Against this background, the UNFCCC COP 17 in Durban in 2011 concluded with an important decision that mandated new negotiations aimed at "launch[ing] a process to develop a protocol, another legal instrument or a legal outcome under the Convention applicable to all Parties" to be concluded by 2015 and for it to come into effect and implemented by 2020.
The question becomes then to what extent would a "protocol", "another legal instrument" or a "legal outcome" be legally binding, and will this ensure greater participation of Asian countries. It all really depends on what we intend by legally binding. The latter could mean either a formal new treaty or protocol that upon ratification will be binding upon a country, or it could imply a legal instrument (be it a treaty or even "just" a COP Decision) capable of setting out clear and enforceable obligations. However, a treaty may be formally legally binding, but provide only very general obligations set mainly as recommendations. On the other hand, a COP Decision can have the advantage of being more precise, but some would argue that its enforceability would not be as straightforward.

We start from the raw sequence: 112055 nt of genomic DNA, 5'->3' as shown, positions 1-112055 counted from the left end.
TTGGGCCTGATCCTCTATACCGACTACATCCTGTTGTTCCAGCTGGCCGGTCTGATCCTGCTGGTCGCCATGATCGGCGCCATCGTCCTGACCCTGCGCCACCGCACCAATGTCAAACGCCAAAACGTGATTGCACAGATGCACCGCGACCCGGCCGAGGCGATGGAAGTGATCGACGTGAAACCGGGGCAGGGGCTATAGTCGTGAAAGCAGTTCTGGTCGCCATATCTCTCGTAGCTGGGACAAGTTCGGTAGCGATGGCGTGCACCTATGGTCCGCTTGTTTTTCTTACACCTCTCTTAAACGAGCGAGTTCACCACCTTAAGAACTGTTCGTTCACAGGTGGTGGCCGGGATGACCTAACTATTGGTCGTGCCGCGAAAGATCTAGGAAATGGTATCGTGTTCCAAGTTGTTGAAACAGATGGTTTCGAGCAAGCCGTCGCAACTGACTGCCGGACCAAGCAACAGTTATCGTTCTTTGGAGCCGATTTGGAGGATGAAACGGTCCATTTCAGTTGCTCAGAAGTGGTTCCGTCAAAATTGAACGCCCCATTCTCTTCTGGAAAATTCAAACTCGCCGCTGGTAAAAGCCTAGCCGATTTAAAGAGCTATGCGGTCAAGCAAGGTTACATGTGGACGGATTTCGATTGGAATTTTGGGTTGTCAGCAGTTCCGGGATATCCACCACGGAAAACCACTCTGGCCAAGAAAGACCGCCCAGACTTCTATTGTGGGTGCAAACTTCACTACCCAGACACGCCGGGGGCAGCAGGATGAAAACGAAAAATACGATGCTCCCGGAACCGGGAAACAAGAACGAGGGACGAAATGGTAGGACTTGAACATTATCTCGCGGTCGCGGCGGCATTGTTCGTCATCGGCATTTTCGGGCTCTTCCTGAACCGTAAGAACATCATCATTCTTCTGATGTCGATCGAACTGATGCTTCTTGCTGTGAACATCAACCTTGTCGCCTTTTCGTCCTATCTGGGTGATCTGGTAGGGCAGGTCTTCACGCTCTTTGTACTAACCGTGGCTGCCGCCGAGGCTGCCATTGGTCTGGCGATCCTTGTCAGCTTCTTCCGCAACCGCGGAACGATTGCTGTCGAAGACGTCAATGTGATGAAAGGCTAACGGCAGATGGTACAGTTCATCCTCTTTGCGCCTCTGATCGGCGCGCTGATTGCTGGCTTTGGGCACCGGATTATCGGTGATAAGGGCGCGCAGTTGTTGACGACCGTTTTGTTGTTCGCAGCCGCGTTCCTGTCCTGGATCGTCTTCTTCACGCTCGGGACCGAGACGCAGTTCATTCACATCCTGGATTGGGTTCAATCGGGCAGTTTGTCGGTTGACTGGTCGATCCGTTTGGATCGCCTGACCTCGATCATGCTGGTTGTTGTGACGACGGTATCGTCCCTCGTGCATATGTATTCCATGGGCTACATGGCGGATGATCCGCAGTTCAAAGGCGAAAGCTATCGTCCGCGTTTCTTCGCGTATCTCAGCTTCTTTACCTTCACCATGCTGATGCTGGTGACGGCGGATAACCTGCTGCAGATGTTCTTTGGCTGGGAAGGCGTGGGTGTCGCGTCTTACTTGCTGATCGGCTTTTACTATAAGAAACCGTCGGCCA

Moving on the key element of any new climate regime that will stem from the Durban negotiations is that, whatever outcome countries will be able to negotiate, this should be applicable to "all Parties". This will be a game changer since until very recently the climate change regime has distinguished between developed and developing countries based on the application of the principle of common but differentiated responsibilities (CBDR) and respective capabilities.
The latter part of this principle - "respective capabilities" - is starting to play a bigger role, and countries like China and India have acknowledged that they also have a role to play in tackling and mitigating climate change. Having said that, and despite good practices arising from both countries, it will be most likely a bottom-up flexible climate regime, framed as legally binding, the one that will ensure greater participation and commitment from Asian countries.